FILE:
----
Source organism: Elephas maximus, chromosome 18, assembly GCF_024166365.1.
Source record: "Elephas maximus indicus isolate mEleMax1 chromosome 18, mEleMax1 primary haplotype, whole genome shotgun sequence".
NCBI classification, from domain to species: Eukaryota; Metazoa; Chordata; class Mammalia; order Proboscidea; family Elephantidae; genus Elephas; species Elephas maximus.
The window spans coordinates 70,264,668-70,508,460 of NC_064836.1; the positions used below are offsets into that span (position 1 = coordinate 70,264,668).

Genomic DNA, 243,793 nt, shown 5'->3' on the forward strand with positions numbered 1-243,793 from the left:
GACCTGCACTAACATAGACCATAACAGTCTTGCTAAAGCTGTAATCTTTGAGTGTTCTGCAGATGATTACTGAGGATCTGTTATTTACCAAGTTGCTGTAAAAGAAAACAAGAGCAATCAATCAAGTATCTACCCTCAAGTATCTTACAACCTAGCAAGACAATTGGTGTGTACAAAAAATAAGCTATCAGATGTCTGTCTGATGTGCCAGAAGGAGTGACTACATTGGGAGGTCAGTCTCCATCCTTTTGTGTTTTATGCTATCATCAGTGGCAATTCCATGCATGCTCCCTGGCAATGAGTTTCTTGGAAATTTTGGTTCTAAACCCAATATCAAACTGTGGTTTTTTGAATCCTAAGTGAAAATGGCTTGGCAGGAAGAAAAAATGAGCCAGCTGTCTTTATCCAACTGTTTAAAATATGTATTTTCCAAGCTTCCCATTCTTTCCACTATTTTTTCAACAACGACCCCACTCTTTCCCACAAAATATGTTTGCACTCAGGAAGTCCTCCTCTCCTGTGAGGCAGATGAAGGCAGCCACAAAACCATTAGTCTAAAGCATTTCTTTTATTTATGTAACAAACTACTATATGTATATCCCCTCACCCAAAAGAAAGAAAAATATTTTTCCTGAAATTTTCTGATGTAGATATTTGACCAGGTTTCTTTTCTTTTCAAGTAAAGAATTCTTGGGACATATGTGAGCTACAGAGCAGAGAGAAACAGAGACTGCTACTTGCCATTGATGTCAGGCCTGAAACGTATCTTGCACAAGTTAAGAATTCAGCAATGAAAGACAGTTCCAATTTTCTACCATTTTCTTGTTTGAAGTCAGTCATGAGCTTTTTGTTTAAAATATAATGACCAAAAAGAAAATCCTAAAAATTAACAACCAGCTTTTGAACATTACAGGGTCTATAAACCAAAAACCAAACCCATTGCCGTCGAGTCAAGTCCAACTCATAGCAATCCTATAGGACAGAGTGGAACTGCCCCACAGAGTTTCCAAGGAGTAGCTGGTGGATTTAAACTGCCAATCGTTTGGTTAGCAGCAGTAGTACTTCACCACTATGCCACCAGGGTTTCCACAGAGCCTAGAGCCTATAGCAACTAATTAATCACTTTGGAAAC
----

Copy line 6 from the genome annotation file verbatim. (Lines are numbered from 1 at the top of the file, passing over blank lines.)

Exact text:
GACCTGCACTAACATAGACCATAACAGTCTTGCTAAAGCTGTAATCTTTGAGTGTTCTGCAGATGATTACTGAGGATCTGTTATTTACCAAGTTGCTGTAAAAGAAAACAAGAGCAATCAATCAAGTATCTACCCTCAAGTATCTTACAACCTAGCAAGACAATTGGTGTGTACAAAAAATAAGCTATCAGATGTCTGTCTGATGTGCCAGAAGGAGTGACTACATTGGGAGGTCAGTCTCCATCCTTTTGTGTTTTATGCTATCATCAGTGGCAATTCCATGCATGCTCCCTGGCAATGAGTTTCTTGGAAATTTTGGTTCTAAACCCAATATCAAACTGTGGTTTTTTGAATCCTAAGTGAAAATGGCTTGGCAGGAAGAAAAAATGAGCCAGCTGTCTTTATCCAACTGTTTAAAATATGTATTTTCCAAGCTTCCCATTCTTTCCACTATTTTTTCAACAACGACCCCACTCTTTCCCACAAAATATGTTTGCACTCAGGAAGTCCTCCTCTCCTGTGAGGCAGATGAAGGCAGCCACAAAACCATTAGTCTAAAGCATTTCTTTTATTTATGTAACAAACTACTATATGTATATCCCCTCACCCAAAAGAAAGAAAAATATTTTTCCTGAAATTTTCTGATGTAGATATTTGACCAGGTTTCTTTTCTTTTCAAGTAAAGAATTCTTGGGACATATGTGAGCTACAGAGCAGAGAGAAACAGAGACTGCTACTTGCCATTGATGTCAGGCCTGAAACGTATCTTGCACAAGTTAAGAATTCAGCAATGAAAGACAGTTCCAATTTTCTACCATTTTCTTGTTTGAAGTCAGTCATGAGCTTTTTGTTTAAAATATAATGACCAAAAAGAAAATCCTAAAAATTAACAACCAGCTTTTGAACATTACAGGGTCTATAAACCAAAAACCAAACCCATTGCCGTCGAGTCAAGTCCAACTCATAGCAATCCTATAGGACAGAGTGGAACTGCCCCACAGAGTTTCCAAGGAGTAGCTGGTGGATTTAAACTGCCAATCGTTTGGTTAGCAGCAGTAGTACTTCACCACTATGCCACCAGGGTTTCCACAGAGCCTAGAGCCTATAGCAACTAATTAATCACTTTGGAAAC